you are correct that there are legit ways to shop internatioinally… however purchasing goods with stolen credit cards and having them shipped through alternate channels (through a person who is falsely employeed) is not a legit way to do that.

  2. TheGeezer

    Good information, Brian.

    And this should serve as a reminder to everyone to NOT give your credit card to a waiter you don’t know. A few days ago my local banker told me that so far, on that day, two of their customers reported a series of fraudulent online charges made after eating at the same restaurant. Both had given their credit card to the waiter.

    1. DavidA

      So.. do you always pay with cash at restaurants? insist on following the waiter to the register to monitor your card?

      My dad’s card was stolen by a waiter once – ours was the last table at the restaurant before closing, he accidentally left the card and it was used later that night at a store down the road – so I know it happens but how do you protect yourself?

      1. TheGeezer

        @ DavidA I always take cash when going to a new restaurant.

      2. JKT

        There is a way to protect yourself. I have set up alerts with my CC company and my smartphone pings me within minutes of every charge that is put on my card. That is how I found out recently that my card # was stolen and within 20 minutes of the charge I had the card canceled. I also called both merchants the thief had bought from and had them cancel the shipments. No cost to the CC company, no cost to me, no payday for the thieves. It’s 2011 people; there are ways of stopping theft if you use the technology available to you.

        1. Mike Waters

          While we were visiting Hawaii recently our rental car was broken into and my wife’s purse was stolen. As luck would have it this was our last stop before turning in our rental car and boarding a flight to Singapore (think 20+ hours). The flight left about 3 hours after the theft.

          We were able to report the theft to ALL of our CC companies within 10 min of the theft (thanks to the USAF!), but even so the thieves managed to charge several thousand dollars to the disabled cards in the next 24 hours!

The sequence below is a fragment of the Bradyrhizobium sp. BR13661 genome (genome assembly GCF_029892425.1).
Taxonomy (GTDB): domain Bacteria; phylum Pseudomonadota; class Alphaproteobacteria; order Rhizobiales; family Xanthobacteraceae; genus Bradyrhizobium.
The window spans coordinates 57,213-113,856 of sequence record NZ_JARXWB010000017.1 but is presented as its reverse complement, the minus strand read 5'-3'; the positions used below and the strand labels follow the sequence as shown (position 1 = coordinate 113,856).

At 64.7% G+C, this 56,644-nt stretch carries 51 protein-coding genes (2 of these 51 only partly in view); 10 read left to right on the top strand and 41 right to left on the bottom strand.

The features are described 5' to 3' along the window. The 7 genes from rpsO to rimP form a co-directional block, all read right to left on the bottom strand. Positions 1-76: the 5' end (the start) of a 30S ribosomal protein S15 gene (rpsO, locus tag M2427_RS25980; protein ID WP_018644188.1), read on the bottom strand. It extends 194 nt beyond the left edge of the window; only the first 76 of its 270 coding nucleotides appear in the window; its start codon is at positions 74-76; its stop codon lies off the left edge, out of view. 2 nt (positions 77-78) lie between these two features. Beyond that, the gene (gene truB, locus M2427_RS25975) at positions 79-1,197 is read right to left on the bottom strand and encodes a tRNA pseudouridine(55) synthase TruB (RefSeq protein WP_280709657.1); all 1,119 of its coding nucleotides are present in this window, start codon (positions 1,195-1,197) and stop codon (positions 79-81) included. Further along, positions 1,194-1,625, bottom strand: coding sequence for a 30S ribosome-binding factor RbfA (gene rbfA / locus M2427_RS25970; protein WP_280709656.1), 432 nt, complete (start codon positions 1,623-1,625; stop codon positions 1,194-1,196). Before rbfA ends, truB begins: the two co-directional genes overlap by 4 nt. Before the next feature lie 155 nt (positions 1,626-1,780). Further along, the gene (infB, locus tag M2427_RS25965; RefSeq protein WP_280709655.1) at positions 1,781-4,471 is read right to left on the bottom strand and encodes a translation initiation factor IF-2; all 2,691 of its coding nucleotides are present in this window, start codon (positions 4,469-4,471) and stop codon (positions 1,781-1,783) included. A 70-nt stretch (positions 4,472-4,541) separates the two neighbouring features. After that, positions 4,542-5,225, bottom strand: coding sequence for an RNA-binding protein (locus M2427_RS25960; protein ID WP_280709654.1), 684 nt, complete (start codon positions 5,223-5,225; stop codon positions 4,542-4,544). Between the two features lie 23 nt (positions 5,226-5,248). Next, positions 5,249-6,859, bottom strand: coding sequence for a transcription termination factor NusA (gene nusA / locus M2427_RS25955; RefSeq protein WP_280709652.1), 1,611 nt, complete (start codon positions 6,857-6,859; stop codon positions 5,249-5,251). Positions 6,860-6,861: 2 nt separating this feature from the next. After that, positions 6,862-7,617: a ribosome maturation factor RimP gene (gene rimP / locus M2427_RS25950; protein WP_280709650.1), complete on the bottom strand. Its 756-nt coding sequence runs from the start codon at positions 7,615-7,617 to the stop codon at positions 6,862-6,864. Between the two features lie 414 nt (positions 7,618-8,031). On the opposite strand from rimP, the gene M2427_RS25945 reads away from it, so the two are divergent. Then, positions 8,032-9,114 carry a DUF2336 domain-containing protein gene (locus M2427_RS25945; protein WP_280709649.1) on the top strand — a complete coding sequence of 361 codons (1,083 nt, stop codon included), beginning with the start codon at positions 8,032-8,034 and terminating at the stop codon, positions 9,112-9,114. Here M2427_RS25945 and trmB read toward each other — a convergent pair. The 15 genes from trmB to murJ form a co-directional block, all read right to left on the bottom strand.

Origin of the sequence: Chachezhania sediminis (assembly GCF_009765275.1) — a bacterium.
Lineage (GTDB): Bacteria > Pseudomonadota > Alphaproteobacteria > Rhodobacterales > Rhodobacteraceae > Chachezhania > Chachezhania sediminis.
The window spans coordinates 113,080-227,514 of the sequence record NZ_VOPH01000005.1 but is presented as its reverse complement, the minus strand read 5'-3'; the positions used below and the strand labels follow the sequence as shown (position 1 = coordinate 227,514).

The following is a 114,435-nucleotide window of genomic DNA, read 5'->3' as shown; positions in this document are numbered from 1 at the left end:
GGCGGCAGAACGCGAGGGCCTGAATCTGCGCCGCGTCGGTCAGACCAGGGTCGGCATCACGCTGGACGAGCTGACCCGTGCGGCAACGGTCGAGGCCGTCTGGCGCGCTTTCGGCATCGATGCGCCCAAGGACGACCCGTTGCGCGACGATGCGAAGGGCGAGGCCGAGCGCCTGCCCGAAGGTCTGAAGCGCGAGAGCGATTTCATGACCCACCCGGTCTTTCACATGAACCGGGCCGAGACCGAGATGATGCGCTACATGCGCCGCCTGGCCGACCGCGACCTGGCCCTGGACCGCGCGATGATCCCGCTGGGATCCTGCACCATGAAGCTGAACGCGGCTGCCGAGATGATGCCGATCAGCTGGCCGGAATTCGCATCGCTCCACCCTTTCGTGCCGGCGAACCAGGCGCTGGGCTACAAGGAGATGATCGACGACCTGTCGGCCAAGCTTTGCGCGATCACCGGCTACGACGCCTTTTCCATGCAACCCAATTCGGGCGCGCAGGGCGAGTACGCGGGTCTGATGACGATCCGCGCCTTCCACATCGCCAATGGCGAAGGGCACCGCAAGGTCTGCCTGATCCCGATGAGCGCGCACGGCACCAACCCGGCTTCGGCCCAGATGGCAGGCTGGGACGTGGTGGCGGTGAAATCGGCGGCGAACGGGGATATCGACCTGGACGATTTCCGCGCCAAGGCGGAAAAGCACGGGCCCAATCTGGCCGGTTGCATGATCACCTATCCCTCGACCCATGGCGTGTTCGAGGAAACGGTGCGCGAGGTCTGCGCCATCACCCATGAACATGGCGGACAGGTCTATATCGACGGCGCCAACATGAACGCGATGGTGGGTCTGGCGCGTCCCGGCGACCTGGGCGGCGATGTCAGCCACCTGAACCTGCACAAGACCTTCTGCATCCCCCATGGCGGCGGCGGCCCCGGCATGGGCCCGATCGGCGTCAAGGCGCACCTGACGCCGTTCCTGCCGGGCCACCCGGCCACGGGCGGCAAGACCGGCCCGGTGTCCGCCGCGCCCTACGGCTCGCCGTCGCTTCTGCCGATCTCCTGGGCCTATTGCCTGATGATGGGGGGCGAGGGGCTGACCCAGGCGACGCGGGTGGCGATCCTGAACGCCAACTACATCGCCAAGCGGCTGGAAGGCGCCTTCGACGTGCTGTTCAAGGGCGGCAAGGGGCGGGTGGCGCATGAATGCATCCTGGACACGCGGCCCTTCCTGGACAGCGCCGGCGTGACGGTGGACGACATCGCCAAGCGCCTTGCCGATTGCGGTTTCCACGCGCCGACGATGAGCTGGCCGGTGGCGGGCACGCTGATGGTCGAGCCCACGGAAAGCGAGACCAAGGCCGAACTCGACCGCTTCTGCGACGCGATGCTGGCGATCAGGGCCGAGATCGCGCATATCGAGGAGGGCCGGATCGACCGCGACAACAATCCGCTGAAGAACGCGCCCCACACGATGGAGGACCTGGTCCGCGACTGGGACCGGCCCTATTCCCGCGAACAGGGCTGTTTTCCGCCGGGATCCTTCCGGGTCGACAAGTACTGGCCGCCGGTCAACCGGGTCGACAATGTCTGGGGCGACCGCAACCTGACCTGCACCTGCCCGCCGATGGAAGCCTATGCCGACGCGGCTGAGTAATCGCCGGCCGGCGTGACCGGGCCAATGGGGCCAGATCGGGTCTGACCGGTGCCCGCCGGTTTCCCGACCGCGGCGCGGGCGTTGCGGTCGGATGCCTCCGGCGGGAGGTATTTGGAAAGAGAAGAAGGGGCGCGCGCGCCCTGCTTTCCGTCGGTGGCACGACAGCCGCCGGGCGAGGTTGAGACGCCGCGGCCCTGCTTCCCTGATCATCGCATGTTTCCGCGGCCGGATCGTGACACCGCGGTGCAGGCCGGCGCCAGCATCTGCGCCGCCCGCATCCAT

American Express deserves a huge “attaboy” since they had NEW cards for us when we woke up in Singapore about 38 hours later. Citibank still insists that they sent replacements to our home address (DUH!).

          We had contacts from the various bank/CC security people for more than a years afterwards concerning use of the cards!

          We never paid US$0.01, but the CC companies paid out a LOT!

          Oh yes the cards all had US50K+ limits and presumably “this is a good guy” designation of some sort.

        2. John M

          Protect from what? There is not threat to you by losing your credit card. No identity theft threat and no threat of losing any assets. By law you are only responsible for at most ~$50 of any fraudulent charges and I have never heard of anyone being charged that.

          There is no reason to be afraid of having a card lost or stolen. You are not responsible for the charges. You do not need to follow the waiter when using a credit card unless you are worries about the hassles of credit card fraud, but that is all they will be, hassles.

          1. T.Anne

            Just because you don’t have to pay for it doesn’t mean someone else won’t… besides that – you should care about the hassle to yourself if nothing else.

            It’s the thought of, “it’s not my problem” that allows this to be such an issue. Stores thought it wasn’t their issue, CC companies and banks got tired of that and are now holding them responsible (well, working on it at least). Consumers think it because they have 0 liability… but that could change someday too if everyone just doesn’t care… someone’s losing money and you can bet they’ll be finding ways to get it back. Even if it’s just higher interest rates or yearly fees to start with.

          2. AlphaCentauri

            It’s a pain having all the people on the credit card account (you and your spouse, typically) take off work to visit a notary public to sign a form attesting that you didn’t make the fraudulent charges. A lot of working people can’t take time off work so easily, and they will lose wages if they do. It also lowers your credit score, so if you are taking out a loan, it could cost you dearly in extra interest over the life of the loan.

    2. Peter

      “And this should serve as a reminder to everyone to NOT give your credit card to a waiter you don’t know.”

      Why? If the waiter steals my card number, I dispute the charges and the card company sends me a new card. It’s happened several times this year (though due to use of the card online…purchases for work, not always from the most secure websites).